Kembi, 85-year-old tribal woman clears literacy exam in Kerala
Kembi, 85-year-old tribal woman clears literacy exam in Kerala Image Credit: Teitter/@Xpress_edex

Dubai: An 85-year-old tribal woman in the Indian state of Kerala has proved that there is no age for learning. Just last week, Kembi from Wayanad recently cleared the Kerala State Literacy Mission's (KSLM) literacy examination.

Kembi was the oldest among 2,993 other candidates who took up the exams. She belongs to the tribal settlements of Wayanad, Kerala, and cleared the literacy exams conducted by the state agency as well, reports India Today.

Speaking to education news website Edex Live, Kembi, who appeared in the second phase of tribal literacy project, said: “As a child, I was keen to study. But my parents never let me go to school.”

In her young age, Kembi used work as a daily wage labourer. However, she never gave up on her interest towards studies. Years later, she found another opportunity to study again when literacy preacher Claramma VV and instructor Sunitha P approached her.

Sunitha motivated Kembi to write the exam when she and Claramma were campaigning across the state for KSLM's total literacy programme for tribal people. The programme is conducted in association with the Department of Scheduled Tribes Development.

With the recent examination in the state, the total numbers of tribal inmates who passed in the first and second phase organised by KSLM have risen to 7,302.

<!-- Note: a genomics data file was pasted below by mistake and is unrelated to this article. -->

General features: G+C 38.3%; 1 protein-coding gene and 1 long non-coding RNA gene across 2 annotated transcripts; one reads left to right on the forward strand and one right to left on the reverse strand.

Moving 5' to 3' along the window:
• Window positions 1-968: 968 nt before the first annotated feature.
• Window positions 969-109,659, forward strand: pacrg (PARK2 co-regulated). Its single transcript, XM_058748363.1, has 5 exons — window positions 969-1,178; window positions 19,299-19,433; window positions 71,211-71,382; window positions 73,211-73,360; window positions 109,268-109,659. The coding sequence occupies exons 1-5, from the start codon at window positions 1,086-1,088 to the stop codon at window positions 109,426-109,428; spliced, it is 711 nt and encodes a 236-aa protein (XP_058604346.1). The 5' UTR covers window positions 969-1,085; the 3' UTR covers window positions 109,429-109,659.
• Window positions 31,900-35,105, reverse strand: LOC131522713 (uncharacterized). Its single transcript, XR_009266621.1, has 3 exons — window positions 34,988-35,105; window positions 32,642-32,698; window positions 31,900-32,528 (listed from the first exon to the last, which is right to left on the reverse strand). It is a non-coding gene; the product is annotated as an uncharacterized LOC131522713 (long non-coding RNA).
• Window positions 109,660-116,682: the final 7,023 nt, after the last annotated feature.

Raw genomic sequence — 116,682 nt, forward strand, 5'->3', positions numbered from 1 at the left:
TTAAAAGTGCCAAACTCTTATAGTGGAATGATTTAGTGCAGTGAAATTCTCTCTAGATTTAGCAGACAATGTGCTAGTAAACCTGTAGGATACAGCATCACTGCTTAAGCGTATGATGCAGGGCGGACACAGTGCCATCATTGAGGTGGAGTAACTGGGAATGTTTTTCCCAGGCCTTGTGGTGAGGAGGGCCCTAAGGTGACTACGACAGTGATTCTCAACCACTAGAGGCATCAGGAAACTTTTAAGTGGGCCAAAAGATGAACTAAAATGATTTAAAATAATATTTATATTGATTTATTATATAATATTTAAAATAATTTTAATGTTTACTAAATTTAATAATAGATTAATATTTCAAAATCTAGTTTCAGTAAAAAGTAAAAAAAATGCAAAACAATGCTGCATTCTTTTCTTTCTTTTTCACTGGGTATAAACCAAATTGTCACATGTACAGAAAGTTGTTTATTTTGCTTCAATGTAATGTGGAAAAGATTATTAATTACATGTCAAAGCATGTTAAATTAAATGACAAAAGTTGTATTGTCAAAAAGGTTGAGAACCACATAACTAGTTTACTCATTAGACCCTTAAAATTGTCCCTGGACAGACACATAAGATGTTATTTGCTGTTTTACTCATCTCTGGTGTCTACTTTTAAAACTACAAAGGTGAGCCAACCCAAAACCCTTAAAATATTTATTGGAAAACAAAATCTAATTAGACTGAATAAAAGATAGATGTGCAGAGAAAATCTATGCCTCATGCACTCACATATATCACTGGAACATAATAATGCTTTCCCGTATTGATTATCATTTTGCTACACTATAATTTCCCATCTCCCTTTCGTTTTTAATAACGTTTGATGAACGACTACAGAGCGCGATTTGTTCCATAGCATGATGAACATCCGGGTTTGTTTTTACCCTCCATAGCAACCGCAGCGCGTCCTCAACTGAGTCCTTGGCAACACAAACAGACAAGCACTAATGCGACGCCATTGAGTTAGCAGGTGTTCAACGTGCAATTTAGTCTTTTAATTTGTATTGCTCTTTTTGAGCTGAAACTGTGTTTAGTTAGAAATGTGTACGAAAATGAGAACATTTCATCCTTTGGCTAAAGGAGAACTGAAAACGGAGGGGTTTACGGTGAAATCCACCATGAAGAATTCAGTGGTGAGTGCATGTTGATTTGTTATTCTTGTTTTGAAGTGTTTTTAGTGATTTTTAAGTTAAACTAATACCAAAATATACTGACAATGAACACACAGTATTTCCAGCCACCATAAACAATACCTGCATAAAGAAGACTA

The literacy agency had launched several drives to eradicate illiteracy among marginalised sections like tribals, fisher folk and migrant labours in the state. It also launched efforts to declare Attappady, one of the most backward tribal settlements of the state, the country's first complete literate tribal block next year.

Twitter users who shared Kembi’s story are hailing her for not letting her age deter her.

@SidSyedsaad94 posted: “This is what everyone should understand that there is no age for anything.”

And, @SaveetaSawant wrote: “Education is the most powerful weapon which you can use to change the world. Kudos...! #inspiration”

Speaking about her two sons, who also work as daily wage labourers, Kembi said: “Both of them have gone to school and are literate. So, they would help me revise whatever was taught in the class. My classmates would also help me out.”

Kembi now wants to learn computers and you wouldn't be surprised to know that Kembi hasn't stopped learning. She is now gearing up to write the class IV equivalency exam next year.